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If you are new to the world of indoor breeze-creating appliances, you may want to learn how to position fans to cool a room. The best fans, after all, are only as good as where they are placed. So how do you use a fan, and what are some tips for placement to maximize the cooling efficiency of your various systems? Keep reading to find out.
There are many fan designs out there and just as many spaces where they can sit, which is important if you are learning how to measure fan size. In other words, there is no universal method for proper fan placement, though there are some recommendations for use, such as learning how to change fan direction. Additionally, placement varies depending on your fan type, such as if you are learning how to use a window fan. It also depends on any additional features it may have, like learning how to make a humidifier with a fan.
Another way to keep things cool is to clean your fan regularly to ensure maximum efficiency.
Here are some troubleshooting tips to make sure your can cools you off, including choosing the right fan direction for summer vs winter.
Use your windows to your advantage to create a cross draft. To do this, simply place a fan in front of the window when it is opened, and then arrange other fans to create a clear path of air from the window to various parts of the room or even the whole house. Cross drafts go a long way to keeping your home cool, but they only really work when there is at least a moderate level of wind outside. In other words, they won’t do much on dry, hot, and humid days.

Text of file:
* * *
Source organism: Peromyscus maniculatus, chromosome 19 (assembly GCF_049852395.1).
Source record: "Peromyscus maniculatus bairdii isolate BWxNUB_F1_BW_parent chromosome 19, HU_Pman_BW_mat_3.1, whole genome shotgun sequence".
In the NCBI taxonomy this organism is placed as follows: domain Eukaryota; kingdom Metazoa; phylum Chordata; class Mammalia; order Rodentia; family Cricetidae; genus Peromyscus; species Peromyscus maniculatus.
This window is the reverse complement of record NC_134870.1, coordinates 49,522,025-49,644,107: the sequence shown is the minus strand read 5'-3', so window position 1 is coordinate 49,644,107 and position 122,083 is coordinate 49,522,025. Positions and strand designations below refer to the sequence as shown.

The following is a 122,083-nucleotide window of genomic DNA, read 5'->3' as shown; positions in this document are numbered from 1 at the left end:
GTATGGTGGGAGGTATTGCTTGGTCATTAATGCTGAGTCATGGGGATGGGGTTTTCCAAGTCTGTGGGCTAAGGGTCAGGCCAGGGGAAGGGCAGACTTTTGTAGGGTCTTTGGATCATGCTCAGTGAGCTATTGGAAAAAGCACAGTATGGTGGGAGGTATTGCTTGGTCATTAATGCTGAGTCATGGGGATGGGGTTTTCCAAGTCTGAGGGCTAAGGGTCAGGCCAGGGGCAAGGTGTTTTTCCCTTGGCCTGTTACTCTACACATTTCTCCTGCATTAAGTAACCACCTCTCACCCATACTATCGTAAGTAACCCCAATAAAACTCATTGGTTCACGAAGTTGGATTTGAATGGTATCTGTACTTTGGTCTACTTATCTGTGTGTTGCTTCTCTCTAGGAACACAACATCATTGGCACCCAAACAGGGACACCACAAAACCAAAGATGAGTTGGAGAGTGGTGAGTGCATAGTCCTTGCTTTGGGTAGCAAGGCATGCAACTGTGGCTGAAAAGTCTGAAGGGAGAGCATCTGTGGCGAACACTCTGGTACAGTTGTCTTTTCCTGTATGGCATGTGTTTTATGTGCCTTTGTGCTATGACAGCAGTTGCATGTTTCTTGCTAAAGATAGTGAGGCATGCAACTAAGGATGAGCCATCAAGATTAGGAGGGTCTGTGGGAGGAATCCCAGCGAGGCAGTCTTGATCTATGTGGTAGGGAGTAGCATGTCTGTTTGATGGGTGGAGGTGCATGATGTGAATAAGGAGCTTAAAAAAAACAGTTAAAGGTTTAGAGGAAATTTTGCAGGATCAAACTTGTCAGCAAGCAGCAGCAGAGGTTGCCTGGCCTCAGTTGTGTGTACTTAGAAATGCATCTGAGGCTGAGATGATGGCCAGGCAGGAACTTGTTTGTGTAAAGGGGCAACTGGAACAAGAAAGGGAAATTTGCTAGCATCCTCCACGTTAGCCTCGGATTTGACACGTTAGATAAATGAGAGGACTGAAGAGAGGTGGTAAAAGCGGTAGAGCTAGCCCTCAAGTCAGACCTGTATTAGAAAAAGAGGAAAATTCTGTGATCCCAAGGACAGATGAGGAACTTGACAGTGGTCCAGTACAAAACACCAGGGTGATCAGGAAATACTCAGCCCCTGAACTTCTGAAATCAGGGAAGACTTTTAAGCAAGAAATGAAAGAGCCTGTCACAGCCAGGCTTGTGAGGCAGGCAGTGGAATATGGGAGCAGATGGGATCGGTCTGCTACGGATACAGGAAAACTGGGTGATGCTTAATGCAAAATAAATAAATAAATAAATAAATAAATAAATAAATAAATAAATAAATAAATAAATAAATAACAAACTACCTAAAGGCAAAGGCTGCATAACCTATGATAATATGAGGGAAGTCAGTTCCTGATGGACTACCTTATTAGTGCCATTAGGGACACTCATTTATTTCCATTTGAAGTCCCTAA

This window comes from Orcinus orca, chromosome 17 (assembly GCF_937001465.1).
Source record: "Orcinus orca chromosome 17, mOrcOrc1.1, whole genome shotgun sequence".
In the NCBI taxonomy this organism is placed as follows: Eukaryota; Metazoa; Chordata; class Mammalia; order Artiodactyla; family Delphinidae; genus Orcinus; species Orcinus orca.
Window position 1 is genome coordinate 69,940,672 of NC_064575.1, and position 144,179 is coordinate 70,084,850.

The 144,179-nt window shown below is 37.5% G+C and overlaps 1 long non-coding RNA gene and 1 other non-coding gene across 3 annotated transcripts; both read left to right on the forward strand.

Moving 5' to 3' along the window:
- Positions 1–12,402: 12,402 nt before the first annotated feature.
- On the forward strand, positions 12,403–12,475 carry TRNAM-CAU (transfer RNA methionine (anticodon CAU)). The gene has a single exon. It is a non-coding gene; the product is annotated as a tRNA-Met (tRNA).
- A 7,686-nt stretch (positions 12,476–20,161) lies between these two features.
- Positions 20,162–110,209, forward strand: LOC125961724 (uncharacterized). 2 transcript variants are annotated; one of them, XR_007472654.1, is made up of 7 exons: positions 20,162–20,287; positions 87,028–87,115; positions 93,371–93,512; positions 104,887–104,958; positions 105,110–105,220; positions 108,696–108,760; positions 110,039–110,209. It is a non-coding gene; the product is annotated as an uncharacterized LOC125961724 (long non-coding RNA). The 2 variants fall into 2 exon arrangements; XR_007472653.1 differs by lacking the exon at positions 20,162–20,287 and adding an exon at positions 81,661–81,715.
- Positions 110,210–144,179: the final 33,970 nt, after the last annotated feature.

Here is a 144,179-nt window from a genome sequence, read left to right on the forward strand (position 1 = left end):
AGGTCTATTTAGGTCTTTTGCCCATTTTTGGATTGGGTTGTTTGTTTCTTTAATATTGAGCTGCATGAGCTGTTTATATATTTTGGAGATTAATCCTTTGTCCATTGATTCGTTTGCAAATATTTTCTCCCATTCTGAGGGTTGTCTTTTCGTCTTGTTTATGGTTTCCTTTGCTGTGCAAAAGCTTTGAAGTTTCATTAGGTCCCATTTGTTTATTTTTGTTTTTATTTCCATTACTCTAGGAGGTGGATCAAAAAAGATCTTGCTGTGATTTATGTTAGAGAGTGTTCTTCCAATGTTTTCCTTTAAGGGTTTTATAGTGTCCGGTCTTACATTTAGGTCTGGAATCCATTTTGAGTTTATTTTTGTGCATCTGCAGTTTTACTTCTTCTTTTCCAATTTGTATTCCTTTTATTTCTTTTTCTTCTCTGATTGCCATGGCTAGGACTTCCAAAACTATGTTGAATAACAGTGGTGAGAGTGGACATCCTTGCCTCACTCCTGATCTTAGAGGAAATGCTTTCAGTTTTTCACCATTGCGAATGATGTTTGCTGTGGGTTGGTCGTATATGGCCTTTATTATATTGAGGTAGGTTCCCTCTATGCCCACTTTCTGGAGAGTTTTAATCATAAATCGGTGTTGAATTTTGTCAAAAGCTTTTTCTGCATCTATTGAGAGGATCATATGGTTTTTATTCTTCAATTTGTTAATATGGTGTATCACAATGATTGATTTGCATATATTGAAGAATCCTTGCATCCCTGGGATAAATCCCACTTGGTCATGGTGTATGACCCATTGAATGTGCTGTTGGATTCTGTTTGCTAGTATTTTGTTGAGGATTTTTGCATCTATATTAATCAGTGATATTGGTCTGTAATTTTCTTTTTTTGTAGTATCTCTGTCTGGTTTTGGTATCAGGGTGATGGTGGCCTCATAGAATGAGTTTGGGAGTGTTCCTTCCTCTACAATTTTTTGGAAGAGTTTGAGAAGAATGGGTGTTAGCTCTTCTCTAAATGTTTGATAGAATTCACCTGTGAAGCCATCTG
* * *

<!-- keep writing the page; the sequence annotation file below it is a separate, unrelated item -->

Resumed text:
This is only applicable for ceiling fans, but changing the direction of the blades to match the current season can help a lot with maximizing efficiency. During the summer months, your ceiling fan blades should spin counterclockwise, as this pushes cool air down from the ceiling to create a nice and pleasant breeze. By the same token, the blades should spin clockwise during the winter months. You can change a fan’s direction via a switch near the mount.
When all else fails, follow the HVAC system. Place fans near the air conditioner vents so that they push cool air instead of stagnant air from the outside.
STAT: A basic science lesson is that cold air is naturally heavier than warm, meaning it will sink to the area near the floor while the hot air occupies the higher space. (source)